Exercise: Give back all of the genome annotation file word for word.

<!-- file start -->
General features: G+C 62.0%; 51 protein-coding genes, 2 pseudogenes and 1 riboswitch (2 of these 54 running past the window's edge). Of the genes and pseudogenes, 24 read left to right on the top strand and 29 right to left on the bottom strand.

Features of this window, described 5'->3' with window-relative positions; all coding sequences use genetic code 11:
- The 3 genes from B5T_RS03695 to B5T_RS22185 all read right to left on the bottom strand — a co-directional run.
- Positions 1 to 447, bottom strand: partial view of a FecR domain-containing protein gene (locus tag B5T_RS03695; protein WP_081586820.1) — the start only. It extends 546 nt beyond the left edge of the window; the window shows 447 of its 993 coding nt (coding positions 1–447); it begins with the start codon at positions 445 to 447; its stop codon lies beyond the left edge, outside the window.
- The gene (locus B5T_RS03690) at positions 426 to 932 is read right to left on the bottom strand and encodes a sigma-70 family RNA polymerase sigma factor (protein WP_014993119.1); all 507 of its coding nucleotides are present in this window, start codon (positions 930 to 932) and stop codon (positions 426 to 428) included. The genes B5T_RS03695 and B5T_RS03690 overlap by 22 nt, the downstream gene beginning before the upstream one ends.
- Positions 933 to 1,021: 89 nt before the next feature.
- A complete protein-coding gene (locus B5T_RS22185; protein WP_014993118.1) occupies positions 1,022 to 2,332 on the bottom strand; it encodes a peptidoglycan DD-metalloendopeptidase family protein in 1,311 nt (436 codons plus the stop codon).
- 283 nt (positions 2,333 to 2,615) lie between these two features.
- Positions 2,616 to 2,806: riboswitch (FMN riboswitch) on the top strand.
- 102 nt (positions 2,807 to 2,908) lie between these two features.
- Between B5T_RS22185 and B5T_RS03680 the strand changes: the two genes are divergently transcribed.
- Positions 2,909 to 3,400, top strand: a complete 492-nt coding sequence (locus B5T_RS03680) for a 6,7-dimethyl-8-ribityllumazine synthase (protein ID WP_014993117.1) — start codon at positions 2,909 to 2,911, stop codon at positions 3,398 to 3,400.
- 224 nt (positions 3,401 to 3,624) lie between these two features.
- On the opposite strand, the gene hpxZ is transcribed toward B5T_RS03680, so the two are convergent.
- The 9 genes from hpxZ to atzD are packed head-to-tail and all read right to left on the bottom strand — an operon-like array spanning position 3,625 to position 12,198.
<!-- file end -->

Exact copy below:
General features: G+C 62.0%; 51 protein-coding genes, 2 pseudogenes and 1 riboswitch (2 of these 54 running past the window's edge). Of the genes and pseudogenes, 24 read left to right on the top strand and 29 right to left on the bottom strand.

Features of this window, described 5'->3' with window-relative positions; all coding sequences use genetic code 11:
- The 3 genes from B5T_RS03695 to B5T_RS22185 all read right to left on the bottom strand — a co-directional run.
- Positions 1 to 447, bottom strand: partial view of a FecR domain-containing protein gene (locus tag B5T_RS03695; protein WP_081586820.1) — the start only. It extends 546 nt beyond the left edge of the window; the window shows 447 of its 993 coding nt (coding positions 1–447); it begins with the start codon at positions 445 to 447; its stop codon lies beyond the left edge, outside the window.
- The gene (locus B5T_RS03690) at positions 426 to 932 is read right to left on the bottom strand and encodes a sigma-70 family RNA polymerase sigma factor (protein WP_014993119.1); all 507 of its coding nucleotides are present in this window, start codon (positions 930 to 932) and stop codon (positions 426 to 428) included. The genes B5T_RS03695 and B5T_RS03690 overlap by 22 nt, the downstream gene beginning before the upstream one ends.
- Positions 933 to 1,021: 89 nt before the next feature.
- A complete protein-coding gene (locus B5T_RS22185; protein WP_014993118.1) occupies positions 1,022 to 2,332 on the bottom strand; it encodes a peptidoglycan DD-metalloendopeptidase family protein in 1,311 nt (436 codons plus the stop codon).
- 283 nt (positions 2,333 to 2,615) lie between these two features.
- Positions 2,616 to 2,806: riboswitch (FMN riboswitch) on the top strand.
- 102 nt (positions 2,807 to 2,908) lie between these two features.
- Between B5T_RS22185 and B5T_RS03680 the strand changes: the two genes are divergently transcribed.
- Positions 2,909 to 3,400, top strand: a complete 492-nt coding sequence (locus B5T_RS03680) for a 6,7-dimethyl-8-ribityllumazine synthase (protein ID WP_014993117.1) — start codon at positions 2,909 to 2,911, stop codon at positions 3,398 to 3,400.
- 224 nt (positions 3,401 to 3,624) lie between these two features.
- On the opposite strand, the gene hpxZ is transcribed toward B5T_RS03680, so the two are convergent.
- The 9 genes from hpxZ to atzD are packed head-to-tail and all read right to left on the bottom strand — an operon-like array spanning position 3,625 to position 12,198.